Here's another thing to chew on:

I feel hopeful.

I have hope.

Don't do as we've always done. See things clearly. And above all, treat everyone with respect.

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The FishermanThe Fisherman by John Langan
My rating: 5 of 5 stars

Every fisherman is a storyteller.

And you won't BELIEVE what kind of fish got away.

As horrors go, we all know it's a hit-or-miss kind of thing. Some writing is fantastic, some of them have great ideas and thrills, and some of them ride that sweet spot all the way through. This is one of the latter. Our hero may not get too many fish on his forays, but his tragic tale, along with his buddy's tragic tale, sincerely sweeten the tale as it descends, steeply, into some really deep waters.

This book has lots of heart and lots of emotion. On that level, alone, this would have made a very fine psychological thriller that could have gotten away with soooo much less than it did.

But Langan gave us a feast. A real feast. I thought we were going into traditional Lovecraftian territory. Books dredged up from time, creepy circumstances, old horrific histories that are just as deep and terrifying as what was happening in the present... but then the author gave us MORE. And More. And More. And I loved every single second of it.

The scope got pretty damn big. Just like those fish those storytellers like to talk about. But these stories within stories within stories kept getting bigger, more fantastical, and then, eventually, DEEP into uncommon myth, blasting away at the normal Lovecraftian line and giving us something special to sink our sharpened teeth into.

I feel lucky to have read this. This is the kind of gem I'm always keeping my eyes open for. Most of the time, books like this fall rather short of my expectations.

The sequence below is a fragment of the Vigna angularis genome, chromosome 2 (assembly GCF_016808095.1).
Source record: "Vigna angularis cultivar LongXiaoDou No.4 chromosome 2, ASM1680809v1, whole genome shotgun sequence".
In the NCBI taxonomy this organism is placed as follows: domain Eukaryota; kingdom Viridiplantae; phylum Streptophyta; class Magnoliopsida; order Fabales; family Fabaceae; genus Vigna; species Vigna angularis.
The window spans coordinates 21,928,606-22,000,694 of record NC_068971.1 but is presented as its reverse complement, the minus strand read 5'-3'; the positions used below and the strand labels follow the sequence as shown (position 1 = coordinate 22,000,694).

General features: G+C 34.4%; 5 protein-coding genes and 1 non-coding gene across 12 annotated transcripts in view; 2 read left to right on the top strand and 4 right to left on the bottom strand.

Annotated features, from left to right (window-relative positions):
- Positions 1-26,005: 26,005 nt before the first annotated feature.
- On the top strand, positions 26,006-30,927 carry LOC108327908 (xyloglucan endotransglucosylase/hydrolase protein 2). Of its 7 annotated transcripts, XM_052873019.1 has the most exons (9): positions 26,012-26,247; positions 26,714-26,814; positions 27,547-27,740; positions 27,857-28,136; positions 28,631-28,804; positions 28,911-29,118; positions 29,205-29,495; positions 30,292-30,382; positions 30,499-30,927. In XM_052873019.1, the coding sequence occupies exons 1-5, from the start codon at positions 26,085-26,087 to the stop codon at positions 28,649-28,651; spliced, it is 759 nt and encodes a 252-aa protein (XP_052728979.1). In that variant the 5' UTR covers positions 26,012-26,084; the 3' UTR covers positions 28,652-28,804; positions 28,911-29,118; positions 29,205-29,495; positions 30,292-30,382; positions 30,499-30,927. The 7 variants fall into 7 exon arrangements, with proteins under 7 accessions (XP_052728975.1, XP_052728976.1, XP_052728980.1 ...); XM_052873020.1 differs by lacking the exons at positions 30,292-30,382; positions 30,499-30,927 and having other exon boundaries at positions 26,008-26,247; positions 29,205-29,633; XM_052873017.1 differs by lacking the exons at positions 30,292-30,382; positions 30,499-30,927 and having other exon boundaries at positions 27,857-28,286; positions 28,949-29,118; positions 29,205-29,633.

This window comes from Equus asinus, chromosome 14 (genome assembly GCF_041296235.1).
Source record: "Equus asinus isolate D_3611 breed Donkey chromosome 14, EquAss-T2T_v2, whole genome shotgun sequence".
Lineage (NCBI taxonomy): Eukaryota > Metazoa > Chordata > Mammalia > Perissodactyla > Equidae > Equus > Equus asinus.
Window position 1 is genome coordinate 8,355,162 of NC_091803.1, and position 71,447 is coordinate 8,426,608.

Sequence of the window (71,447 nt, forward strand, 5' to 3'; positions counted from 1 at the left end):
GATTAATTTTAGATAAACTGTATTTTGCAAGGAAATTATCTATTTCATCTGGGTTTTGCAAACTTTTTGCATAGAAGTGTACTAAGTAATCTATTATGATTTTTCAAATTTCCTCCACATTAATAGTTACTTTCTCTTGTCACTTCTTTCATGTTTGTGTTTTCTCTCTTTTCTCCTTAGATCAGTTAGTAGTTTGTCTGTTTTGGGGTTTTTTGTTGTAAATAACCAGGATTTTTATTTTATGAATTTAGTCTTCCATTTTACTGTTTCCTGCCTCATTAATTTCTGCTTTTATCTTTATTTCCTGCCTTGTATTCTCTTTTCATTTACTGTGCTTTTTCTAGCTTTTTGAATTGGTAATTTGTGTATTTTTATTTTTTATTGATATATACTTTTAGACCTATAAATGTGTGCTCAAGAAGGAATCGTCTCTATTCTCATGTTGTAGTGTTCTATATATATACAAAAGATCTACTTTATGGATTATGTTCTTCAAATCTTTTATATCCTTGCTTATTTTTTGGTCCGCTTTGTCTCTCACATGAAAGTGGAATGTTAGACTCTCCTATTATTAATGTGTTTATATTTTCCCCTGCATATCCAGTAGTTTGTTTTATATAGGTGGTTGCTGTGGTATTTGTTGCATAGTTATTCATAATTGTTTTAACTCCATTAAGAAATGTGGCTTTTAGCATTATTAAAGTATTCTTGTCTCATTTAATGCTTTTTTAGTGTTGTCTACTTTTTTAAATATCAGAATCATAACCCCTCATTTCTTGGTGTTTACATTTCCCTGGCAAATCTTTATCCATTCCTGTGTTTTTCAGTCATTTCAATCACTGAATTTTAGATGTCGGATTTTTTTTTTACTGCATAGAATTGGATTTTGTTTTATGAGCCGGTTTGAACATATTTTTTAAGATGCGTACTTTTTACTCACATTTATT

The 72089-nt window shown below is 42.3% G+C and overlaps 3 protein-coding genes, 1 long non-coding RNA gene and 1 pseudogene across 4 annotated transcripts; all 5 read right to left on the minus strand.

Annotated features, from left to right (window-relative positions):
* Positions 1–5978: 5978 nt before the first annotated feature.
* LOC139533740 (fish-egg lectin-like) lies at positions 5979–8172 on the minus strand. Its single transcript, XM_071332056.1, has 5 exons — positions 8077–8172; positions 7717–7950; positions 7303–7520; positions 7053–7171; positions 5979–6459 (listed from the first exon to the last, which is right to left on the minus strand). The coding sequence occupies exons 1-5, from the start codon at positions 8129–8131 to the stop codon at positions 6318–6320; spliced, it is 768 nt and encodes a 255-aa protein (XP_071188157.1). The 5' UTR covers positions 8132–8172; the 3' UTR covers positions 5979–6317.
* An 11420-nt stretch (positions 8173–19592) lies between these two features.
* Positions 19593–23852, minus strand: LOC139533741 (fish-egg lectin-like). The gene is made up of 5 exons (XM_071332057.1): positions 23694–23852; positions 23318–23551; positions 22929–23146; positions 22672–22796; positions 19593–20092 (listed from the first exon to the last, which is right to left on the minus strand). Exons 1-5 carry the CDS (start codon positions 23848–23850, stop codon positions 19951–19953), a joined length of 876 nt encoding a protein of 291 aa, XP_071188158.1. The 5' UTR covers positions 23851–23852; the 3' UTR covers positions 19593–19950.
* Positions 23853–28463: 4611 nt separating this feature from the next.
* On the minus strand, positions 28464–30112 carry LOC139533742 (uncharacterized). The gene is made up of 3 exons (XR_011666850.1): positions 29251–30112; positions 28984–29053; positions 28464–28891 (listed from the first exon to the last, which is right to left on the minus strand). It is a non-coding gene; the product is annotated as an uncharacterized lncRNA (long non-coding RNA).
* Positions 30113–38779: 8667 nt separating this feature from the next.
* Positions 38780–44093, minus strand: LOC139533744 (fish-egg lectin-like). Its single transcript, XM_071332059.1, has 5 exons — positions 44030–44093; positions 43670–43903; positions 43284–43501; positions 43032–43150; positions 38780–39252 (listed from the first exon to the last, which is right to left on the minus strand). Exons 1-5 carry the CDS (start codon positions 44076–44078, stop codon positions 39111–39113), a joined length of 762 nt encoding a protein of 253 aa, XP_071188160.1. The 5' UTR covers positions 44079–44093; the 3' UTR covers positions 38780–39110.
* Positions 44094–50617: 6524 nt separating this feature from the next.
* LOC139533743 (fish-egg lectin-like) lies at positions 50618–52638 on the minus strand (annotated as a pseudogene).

Not this one. This one delivers. On many levels. :)

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Thomas the RhymerThomas the Rhymer by Ellen Kushner
My rating: 5 of 5 stars

There's a lot to be said about a fantasy that is written WELL. In fact, one can argue that it is the only thing worth aiming for.

With tons of writers touching on this and that in the realm of the Fae, of wandering minstrels, of friendship, love, and loss, you'd think there would never be a way to STAND OUT from that crowd.

And then, this late in my career of hunting down all the best books on the Fae, I run across Thomas the Rhymer. There are no tricks in this telling.

It is, above all, a crisp, clear story about a minstrel who gets spirited away to the land of the Sidhe to live and love for the Queen, only to find the world changed when he returns.

I've read really great books about the fae, before, of course, but most of them are rich with side stories or buried within much bigger tellings. This book is ONLY about this one thing. And Kushner dives deep into these clear waters, only to bring back up one of the most beautiful, clear pearls of a story.

If I had to recommend just one perfect example of a man getting kidnapped by fairies, then this would have to be it. It's as shiny and beautiful as a crystal goblet. Or the plucking of a genius upon her harp. :)

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Thursday, November 21, 2019

Ka: Dar Oakley in the Ruin of YmrKa: Dar Oakley in the Ruin of Ymr by John Crowley
My rating: 3 of 5 stars

I'm conflicted about this read.

On the one hand, I think, with managed expectations, this is a delightful book. Mild, thoughtful, and almost always following the PoV of a special crow through the ages. One that has died, traveled the land of the dead, come back, and lives on and on. Sometimes Dar Oakley talks with men and women, sometimes he just has adventures, but they all tend to revolve around life and death.

I think it has a really good premise.

What I wanted was something more, however. More interesting conflicts, less average, run-of-the-mill adventures, and maybe less seemingly middle-aged-white guy musings. The thoughts on Christianity, or the reflections of the classic Greek stories aren't amazing. In fact, they're a bit timid.

Maybe if I had come across this as one of my first books into the wide world of wandering adventure through lots of time, without knowing and experiencing a hundred others that do the same thing as well if not better, I might have been amazed by this book.

As it is, I have, and other than following the admittedly pretty cool PoV of this crow through a vast stretch of time, with some admittedly cool mini-stories interspersed, I was profoundly meh'd by this novel. It's far from being bad, but it was... boring. To me. But that doesn't have to be the case for anyone else!